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Bulletin of the Seismological Society of America, Vol. 93, No. 4, pp. 14331448, August 2003 Secondary Aftershocks and Their Importance for Aftershock Forecasting
 

Summary: 1433
Bulletin of the Seismological Society of America, Vol. 93, No. 4, pp. 1433­1448, August 2003
Secondary Aftershocks and Their Importance for Aftershock Forecasting
by Karen R. Felzer, Rachel E. Abercrombie, and Go¨ran Ekstro¨m
Abstract The potential locations of aftershocks, which can be large and damag-
ing, are often forecast by calculating where the mainshock increased stress. We find,
however, that the mainshock-induced stress field is often rapidly altered by after-
shock-induced stresses. We find that the percentage of aftershocks that are secondary
aftershocks, or aftershocks triggered by previous aftershocks, increases with time
after the mainshock. If we only consider aftershock sequences in which all after-
shocks are smaller than the mainshock, the percentage of aftershocks that are sec-
ondary also increases with mainshock magnitude. Using the California earthquake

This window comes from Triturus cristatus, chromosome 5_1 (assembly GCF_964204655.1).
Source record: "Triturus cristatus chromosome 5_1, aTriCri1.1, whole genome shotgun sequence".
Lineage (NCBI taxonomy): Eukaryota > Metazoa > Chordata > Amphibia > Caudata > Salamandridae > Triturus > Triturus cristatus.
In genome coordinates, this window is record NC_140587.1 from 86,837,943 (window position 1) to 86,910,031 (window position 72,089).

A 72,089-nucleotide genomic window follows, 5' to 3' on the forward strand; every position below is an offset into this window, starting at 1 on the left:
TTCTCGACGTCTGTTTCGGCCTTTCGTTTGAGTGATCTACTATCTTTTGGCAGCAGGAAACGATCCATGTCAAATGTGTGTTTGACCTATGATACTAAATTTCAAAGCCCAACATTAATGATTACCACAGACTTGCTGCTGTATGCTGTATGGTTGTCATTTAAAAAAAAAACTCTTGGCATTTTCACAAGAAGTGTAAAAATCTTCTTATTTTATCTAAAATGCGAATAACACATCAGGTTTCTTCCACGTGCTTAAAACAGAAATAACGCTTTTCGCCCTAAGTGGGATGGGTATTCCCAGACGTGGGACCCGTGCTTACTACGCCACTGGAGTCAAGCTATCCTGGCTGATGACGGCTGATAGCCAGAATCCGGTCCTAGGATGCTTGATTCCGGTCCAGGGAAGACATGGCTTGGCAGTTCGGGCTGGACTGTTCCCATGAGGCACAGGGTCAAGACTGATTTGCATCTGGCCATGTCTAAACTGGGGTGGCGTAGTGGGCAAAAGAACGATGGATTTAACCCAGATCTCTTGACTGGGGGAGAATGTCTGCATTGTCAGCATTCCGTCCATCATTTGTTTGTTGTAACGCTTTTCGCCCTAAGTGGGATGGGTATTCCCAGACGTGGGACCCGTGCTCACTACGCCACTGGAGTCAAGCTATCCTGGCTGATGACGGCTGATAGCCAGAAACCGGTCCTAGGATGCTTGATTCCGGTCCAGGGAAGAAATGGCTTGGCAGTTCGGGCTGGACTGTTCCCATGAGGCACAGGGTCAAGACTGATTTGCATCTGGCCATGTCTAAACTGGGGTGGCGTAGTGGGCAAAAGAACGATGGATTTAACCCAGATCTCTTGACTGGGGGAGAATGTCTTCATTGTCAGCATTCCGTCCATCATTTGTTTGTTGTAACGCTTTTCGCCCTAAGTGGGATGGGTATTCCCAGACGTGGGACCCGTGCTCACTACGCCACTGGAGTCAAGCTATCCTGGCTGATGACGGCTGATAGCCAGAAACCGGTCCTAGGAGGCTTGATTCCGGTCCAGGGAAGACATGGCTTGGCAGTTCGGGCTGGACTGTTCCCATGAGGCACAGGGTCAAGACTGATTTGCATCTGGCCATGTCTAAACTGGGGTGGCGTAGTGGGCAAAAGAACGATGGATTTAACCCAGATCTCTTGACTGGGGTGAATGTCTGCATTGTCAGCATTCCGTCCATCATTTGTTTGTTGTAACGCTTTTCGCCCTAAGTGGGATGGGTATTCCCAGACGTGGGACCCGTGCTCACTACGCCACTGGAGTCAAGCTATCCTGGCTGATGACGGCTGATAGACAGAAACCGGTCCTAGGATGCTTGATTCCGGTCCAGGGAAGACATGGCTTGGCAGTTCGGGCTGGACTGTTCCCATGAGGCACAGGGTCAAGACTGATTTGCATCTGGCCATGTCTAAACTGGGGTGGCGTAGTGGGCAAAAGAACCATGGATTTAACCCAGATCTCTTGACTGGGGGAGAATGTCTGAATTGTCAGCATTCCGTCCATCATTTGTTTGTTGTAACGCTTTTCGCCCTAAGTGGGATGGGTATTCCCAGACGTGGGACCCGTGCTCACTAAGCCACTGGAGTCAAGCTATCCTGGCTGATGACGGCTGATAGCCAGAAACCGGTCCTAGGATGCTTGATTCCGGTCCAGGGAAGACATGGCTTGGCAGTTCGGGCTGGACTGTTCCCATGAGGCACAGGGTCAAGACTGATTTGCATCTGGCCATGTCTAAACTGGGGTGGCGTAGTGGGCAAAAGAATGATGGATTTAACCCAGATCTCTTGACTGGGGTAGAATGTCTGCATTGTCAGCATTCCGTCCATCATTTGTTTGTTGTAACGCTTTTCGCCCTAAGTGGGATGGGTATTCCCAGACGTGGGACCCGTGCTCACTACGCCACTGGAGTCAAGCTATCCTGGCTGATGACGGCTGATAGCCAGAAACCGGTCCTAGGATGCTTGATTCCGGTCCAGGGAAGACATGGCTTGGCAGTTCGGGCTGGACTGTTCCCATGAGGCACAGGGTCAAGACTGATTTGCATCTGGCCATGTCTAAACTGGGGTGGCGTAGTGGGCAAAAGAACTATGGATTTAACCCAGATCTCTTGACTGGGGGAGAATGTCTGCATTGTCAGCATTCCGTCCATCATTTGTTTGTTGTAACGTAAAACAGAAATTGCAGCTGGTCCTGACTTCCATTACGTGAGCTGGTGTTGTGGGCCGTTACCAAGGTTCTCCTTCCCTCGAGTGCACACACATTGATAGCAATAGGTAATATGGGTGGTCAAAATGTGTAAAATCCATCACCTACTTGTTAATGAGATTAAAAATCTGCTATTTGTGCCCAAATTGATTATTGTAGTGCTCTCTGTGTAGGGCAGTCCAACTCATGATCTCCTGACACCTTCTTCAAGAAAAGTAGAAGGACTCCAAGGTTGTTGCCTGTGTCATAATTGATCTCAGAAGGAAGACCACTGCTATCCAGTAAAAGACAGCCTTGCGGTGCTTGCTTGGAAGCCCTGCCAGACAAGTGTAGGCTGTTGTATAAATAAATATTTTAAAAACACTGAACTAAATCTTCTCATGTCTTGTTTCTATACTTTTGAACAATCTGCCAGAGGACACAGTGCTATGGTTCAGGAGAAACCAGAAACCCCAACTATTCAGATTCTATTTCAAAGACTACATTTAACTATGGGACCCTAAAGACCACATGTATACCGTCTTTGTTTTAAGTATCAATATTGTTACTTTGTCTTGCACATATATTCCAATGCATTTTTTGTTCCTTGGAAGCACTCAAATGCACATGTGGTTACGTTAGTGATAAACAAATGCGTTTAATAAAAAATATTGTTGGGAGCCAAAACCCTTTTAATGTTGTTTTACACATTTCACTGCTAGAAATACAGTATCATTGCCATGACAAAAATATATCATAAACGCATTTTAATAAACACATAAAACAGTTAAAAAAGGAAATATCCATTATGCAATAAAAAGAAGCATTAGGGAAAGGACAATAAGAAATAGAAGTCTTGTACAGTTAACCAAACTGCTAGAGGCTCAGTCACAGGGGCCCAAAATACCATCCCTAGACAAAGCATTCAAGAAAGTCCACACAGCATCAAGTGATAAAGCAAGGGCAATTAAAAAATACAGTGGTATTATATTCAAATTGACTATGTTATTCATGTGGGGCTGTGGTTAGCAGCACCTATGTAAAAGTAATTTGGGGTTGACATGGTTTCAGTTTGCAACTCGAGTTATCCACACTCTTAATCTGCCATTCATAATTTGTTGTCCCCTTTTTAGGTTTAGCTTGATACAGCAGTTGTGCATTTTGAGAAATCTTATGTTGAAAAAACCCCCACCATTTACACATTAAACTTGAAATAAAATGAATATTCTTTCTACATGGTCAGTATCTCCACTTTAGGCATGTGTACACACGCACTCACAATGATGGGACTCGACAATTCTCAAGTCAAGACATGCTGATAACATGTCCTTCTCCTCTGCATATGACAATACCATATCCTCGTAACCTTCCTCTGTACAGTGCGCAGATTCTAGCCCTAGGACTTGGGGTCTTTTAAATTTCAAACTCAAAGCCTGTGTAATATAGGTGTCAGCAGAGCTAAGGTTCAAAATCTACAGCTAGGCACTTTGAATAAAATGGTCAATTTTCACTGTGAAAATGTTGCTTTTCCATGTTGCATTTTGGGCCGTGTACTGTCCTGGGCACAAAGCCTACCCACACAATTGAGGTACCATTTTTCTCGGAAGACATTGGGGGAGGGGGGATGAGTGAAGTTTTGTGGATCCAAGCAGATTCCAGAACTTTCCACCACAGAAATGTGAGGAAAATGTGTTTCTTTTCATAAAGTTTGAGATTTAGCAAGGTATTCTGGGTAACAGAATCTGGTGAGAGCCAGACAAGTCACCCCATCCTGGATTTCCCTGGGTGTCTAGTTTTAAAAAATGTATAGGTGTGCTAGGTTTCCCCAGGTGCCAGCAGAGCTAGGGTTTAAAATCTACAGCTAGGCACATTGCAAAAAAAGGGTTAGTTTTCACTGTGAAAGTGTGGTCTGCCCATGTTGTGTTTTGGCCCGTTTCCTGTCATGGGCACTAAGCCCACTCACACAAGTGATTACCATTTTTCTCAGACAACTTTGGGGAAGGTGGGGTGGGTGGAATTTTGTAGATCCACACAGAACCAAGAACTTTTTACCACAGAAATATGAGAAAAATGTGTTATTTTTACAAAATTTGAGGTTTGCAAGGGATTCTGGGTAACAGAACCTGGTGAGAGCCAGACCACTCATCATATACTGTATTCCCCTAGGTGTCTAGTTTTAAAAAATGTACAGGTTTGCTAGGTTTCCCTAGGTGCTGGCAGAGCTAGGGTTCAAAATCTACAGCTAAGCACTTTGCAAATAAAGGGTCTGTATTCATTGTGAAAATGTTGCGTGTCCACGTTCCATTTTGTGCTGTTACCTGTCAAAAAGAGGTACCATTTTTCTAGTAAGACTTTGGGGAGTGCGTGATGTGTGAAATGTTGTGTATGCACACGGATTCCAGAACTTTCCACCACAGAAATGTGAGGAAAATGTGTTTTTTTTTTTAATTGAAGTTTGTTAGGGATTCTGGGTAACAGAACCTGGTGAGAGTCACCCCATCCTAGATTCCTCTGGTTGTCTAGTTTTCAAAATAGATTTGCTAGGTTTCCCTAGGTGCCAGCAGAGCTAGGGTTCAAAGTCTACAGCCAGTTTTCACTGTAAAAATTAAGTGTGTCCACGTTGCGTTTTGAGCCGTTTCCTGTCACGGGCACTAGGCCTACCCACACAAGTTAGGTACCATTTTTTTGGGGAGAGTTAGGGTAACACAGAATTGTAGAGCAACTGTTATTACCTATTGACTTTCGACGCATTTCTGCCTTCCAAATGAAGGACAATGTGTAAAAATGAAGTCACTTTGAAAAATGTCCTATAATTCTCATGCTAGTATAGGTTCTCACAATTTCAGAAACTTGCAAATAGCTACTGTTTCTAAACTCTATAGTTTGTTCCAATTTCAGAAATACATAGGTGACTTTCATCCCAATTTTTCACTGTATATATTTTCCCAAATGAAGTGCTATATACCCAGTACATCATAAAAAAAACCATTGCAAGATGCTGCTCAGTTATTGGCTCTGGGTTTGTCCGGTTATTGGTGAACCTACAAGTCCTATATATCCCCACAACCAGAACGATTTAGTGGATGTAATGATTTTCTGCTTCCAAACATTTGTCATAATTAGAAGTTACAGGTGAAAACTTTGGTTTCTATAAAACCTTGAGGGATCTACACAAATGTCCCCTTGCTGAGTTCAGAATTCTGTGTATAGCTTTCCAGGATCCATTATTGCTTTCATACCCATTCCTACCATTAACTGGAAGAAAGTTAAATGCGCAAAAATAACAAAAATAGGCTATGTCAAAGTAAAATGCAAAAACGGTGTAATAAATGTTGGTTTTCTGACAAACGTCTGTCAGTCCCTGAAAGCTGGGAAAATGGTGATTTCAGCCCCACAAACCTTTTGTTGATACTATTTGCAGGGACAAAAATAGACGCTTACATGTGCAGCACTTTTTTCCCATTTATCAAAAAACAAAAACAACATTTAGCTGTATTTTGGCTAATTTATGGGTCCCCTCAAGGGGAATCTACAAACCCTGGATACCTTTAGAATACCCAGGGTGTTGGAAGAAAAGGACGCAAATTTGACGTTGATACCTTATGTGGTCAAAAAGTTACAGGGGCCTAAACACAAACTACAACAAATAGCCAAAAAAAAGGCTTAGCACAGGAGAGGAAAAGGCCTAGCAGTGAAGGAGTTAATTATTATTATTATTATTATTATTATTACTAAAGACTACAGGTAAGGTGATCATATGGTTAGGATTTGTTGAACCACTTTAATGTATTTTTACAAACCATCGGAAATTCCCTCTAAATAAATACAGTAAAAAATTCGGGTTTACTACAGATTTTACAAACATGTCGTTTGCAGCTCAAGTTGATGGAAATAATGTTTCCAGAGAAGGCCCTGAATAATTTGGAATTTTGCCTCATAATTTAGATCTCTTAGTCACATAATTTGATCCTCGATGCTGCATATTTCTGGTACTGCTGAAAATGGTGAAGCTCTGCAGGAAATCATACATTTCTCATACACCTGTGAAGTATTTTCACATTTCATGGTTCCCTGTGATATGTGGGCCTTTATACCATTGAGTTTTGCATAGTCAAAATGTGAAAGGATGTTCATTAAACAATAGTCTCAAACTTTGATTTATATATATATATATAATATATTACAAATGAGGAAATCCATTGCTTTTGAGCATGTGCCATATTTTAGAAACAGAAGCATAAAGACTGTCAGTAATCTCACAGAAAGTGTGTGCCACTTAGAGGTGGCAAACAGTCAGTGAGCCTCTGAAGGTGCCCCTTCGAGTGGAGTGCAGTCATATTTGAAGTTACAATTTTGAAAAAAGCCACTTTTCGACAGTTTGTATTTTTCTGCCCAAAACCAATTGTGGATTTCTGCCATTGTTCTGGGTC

catalog and Monte Carlo trials we estimate that on average more than 50% of after-
shocks produced 8 or more days after M 5 mainshocks, and more than 50% of all
aftershocks produced by M 7 mainshocks that have aftershock sequences lasting
at least 15 days, are triggered by previous aftershocks. These results suggest that
previous aftershock times and locations may be important predictors for new after-
shocks. We find that for four large aftershock sequences in California, an updated
forecast method using previous aftershock data (and neglecting mainshock-induced
stress changes) can outperform forecasts made by calculating the static Coulomb

  

Source: Abercrombie, Rachel E. - Department of Earth Sciences, Boston University

 

Collections: Geosciences